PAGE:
It may there is an issue that you were unaware of that you can help resolve. For example, the employee may reveal that their recent lateness for work is due to an issue with their current child-care arrangements. If you have approached the discussion in an amiable way and with an open-mind, when you get such an explanation from an employee you are well-placed to give them your support and, in return, receive their appreciation which should, in turn, maintain a positive working relationship. Continuing with the example, rather than disciplining the employee, you may choose to adjust their working hours, either temporarily or permanently, to help them.
In any event, by the end of the informal meeting, it is important that you have set the expectation for improvement and explained, albeit it in a nice way, that should the poor behaviour be repeated or continue then disciplinary action may be taken in the future.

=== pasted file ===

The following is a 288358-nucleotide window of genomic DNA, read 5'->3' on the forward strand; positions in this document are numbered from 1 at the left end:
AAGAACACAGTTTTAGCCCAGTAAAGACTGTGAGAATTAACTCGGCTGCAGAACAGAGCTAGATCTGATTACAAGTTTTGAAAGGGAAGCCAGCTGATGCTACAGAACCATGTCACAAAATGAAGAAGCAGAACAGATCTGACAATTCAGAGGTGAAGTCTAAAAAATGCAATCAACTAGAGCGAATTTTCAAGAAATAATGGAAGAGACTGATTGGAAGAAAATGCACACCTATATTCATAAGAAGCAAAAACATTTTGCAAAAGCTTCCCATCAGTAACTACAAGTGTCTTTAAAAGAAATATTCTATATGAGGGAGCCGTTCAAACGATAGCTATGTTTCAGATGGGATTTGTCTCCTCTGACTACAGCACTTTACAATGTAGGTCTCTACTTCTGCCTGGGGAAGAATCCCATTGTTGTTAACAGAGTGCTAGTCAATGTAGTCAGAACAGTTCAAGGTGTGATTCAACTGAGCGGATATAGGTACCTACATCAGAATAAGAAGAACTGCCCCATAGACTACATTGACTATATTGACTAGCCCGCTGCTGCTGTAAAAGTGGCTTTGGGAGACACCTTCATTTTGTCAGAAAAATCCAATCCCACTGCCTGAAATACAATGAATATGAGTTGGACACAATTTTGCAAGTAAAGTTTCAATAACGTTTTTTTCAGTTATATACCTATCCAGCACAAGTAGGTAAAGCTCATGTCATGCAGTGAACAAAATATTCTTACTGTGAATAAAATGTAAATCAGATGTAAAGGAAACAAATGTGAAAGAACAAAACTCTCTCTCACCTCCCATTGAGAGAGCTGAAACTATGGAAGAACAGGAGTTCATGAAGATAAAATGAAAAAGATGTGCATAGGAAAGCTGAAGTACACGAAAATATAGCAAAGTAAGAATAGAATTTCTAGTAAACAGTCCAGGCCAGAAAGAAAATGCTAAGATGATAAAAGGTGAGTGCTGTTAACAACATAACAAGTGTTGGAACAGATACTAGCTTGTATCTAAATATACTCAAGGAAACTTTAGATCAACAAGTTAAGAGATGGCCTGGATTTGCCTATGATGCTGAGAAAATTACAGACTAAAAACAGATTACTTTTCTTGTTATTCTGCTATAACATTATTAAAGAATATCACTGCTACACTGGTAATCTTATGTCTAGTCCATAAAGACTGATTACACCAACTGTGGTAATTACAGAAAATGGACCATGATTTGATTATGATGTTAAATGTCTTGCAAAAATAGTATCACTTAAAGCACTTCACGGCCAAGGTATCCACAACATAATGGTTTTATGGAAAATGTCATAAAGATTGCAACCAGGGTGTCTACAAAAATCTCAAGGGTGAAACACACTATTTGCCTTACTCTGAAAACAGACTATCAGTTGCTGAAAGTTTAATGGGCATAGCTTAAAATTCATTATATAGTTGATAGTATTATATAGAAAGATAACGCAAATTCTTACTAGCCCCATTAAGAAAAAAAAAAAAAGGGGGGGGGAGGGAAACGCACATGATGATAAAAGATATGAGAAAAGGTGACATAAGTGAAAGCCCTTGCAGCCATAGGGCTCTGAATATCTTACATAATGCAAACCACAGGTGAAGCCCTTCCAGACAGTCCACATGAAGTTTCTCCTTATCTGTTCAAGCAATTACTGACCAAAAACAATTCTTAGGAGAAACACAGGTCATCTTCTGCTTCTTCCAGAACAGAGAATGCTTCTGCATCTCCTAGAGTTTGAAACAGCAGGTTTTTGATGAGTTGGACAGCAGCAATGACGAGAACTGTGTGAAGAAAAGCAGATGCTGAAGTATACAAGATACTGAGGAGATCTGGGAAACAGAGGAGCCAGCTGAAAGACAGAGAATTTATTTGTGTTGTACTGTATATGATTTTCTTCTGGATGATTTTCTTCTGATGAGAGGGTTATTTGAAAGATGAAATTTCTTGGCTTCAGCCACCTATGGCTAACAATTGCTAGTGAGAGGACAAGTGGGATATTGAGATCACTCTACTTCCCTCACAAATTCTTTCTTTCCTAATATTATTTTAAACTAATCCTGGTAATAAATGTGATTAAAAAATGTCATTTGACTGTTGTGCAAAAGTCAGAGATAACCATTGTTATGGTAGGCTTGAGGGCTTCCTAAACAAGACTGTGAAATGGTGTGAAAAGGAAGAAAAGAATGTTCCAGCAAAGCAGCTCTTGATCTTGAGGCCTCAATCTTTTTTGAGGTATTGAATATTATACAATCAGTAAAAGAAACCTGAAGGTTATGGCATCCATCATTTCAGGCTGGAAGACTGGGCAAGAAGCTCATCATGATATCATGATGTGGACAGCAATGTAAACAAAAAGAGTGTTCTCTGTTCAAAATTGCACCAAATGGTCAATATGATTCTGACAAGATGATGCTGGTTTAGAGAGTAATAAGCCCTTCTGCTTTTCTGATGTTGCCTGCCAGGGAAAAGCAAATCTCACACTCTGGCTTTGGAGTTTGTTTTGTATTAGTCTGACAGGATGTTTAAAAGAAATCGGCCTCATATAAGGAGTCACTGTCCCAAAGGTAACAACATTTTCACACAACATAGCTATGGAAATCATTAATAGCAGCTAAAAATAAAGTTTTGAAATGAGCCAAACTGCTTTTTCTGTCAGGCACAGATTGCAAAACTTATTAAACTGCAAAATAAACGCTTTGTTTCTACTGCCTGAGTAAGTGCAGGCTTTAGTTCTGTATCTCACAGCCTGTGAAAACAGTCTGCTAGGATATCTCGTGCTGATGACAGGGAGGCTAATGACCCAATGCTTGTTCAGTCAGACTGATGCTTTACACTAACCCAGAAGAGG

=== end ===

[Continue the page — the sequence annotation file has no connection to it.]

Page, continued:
In most cases, an informal discussion as has been described here will usually correct the behaviour and the matter will be resolved. However, if the informal approach is not successful, it is important that repeated misconduct does not go unaddressed. Do not delay having a difficult conversation to avoid causing upset, you will inevitably have to speak to the employee at some point and the longer they have been allowed to behave unacceptably without challenge, the more likely they are to be aggrieved and uncooperative when action is taken.
If the informal discussion approach is unsuccessful then disciplinary action will be needed and the employee will progress through the staged disciplinary process.
The next stages
The next stage along the way is to rely on warnings, often on an increasing scale of: a verbal warning, followed by a written warning, a final written warning and, ultimately, dismissal. While that may seem straightforward, it can be difficult to decide at what point to take disciplinary action. You should always be consistent when disciplining employees, however, that can be difficult to achieve as it is rarely a case of “one size fits all” and the action you take will depend on the circumstances of the case. You would not consider taking disciplinary action in respect of an employee who has worked for you for 10 years and has been late on one occasion. By contrast, moving towards a warning is very likely in respect of an employee who has been with you for a few months, is regularly late for work without good reason and has been spoken with informally first.